Document Detail

In utero programming alters adult response to chronic mild stress: Part 3 of a longitudinal study.
MedLine Citation:
PMID:  25261693     Owner:  NLM     Status:  Publisher    
Exposure to stress before birth may lay the foundation for the development of sensitivities or protection from psychiatric disorders while later stress exposure may trigger either their expression or suppression. This report, part three of a longitudinal study conducted in our laboratory, aimed to examine the interaction between early and adult stress and their effects on measures of anxiety and depression. In parts one and two, we reported the effects of gestational stress (GS) in Long Evans rat dams and their juvenile and young adult offspring. In this third and final installment, we evaluated the effects of GS and chronic mild stress (CMS) in the adult female offspring at 6 month and 12 month time-points. The two by two design included a combination of GS and CMS and the appropriate control groups. Using Hierarchical Linear Modeling, main effects of GS on corticosterone level at the 12 month time-point was found while main effects of CMS were seen in body weight, sucrose preference, and corticosterone, and significant interactions between group at the 6 and 12 month time-points. The GS group had the lowest sucrose preference during CMS at 6 months supporting a cumulative effect of early and later life stress. The GS/CMS group showed lower corticosterone at 12 months than the GS/noCMS group indicating a possible mismatch between prenatal programming and later life stress. These results highlight the importance of early life factors in exerting potentially protective effects in models involving later life stress.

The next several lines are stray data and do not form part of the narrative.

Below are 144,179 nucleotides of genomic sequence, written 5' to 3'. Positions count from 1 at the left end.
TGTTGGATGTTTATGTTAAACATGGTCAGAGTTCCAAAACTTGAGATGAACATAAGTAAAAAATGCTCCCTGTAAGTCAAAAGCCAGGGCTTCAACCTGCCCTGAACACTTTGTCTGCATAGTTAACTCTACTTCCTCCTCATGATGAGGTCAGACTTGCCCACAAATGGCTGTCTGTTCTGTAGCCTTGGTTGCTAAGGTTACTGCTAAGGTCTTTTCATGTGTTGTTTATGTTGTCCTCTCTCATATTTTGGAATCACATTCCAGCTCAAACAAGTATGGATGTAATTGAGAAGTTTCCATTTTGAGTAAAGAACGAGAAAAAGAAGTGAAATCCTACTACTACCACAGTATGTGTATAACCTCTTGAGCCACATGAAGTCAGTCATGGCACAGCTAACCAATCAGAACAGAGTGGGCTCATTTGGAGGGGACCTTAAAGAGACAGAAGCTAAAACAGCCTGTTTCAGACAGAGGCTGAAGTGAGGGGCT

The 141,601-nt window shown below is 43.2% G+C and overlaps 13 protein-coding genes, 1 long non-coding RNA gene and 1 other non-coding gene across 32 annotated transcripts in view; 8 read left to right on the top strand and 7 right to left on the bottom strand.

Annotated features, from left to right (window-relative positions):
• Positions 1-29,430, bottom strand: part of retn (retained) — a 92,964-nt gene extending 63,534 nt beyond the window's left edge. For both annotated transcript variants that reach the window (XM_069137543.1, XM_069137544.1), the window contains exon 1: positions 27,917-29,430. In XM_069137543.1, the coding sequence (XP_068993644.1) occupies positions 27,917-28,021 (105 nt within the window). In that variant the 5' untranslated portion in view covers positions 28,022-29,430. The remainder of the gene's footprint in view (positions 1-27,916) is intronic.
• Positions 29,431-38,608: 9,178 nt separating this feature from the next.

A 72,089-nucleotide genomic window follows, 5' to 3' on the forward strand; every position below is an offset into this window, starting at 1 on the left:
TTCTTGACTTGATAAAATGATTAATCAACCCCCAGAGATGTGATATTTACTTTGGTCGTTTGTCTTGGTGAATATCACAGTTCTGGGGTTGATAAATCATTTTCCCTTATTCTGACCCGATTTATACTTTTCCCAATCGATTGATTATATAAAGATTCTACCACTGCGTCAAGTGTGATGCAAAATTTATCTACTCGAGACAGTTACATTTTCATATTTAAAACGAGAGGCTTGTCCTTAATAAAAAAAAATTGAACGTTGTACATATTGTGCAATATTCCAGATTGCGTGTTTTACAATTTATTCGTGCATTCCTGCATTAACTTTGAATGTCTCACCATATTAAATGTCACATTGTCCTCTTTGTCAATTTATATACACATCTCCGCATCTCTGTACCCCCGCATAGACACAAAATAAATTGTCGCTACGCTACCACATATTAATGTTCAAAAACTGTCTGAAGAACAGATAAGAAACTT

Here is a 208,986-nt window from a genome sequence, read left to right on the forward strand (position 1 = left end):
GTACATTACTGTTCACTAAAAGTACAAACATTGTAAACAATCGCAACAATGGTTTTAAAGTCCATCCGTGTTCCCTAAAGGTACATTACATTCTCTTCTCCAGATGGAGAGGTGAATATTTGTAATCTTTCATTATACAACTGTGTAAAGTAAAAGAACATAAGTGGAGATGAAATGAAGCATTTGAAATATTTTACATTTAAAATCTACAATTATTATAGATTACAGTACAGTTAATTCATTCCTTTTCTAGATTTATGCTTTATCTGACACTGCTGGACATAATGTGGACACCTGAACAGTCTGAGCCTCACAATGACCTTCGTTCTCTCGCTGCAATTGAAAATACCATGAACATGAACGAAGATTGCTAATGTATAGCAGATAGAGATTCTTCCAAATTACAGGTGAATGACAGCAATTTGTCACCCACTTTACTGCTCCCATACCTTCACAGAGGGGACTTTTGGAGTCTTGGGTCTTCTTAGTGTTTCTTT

Stephanie L Baker; Guergana Mileva; Veronika Huta; Catherine Bielajew
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Publication Detail:
Type:  JOURNAL ARTICLE     Date:  2014-9-24
Journal Detail:
Title:  Brain research     Volume:  -     ISSN:  1872-6240     ISO Abbreviation:  Brain Res.     Publication Date:  2014 Sep 
Date Detail:
Created Date:  2014-9-27     Completed Date:  -     Revised Date:  2014-9-28    
Medline Journal Info:
Nlm Unique ID:  0045503     Medline TA:  Brain Res     Country:  -    
Other Details:
Languages:  ENG     Pagination:  -     Citation Subset:  -    
Copyright Information:
Copyright © 2014 Elsevier B.V. All rights reserved.
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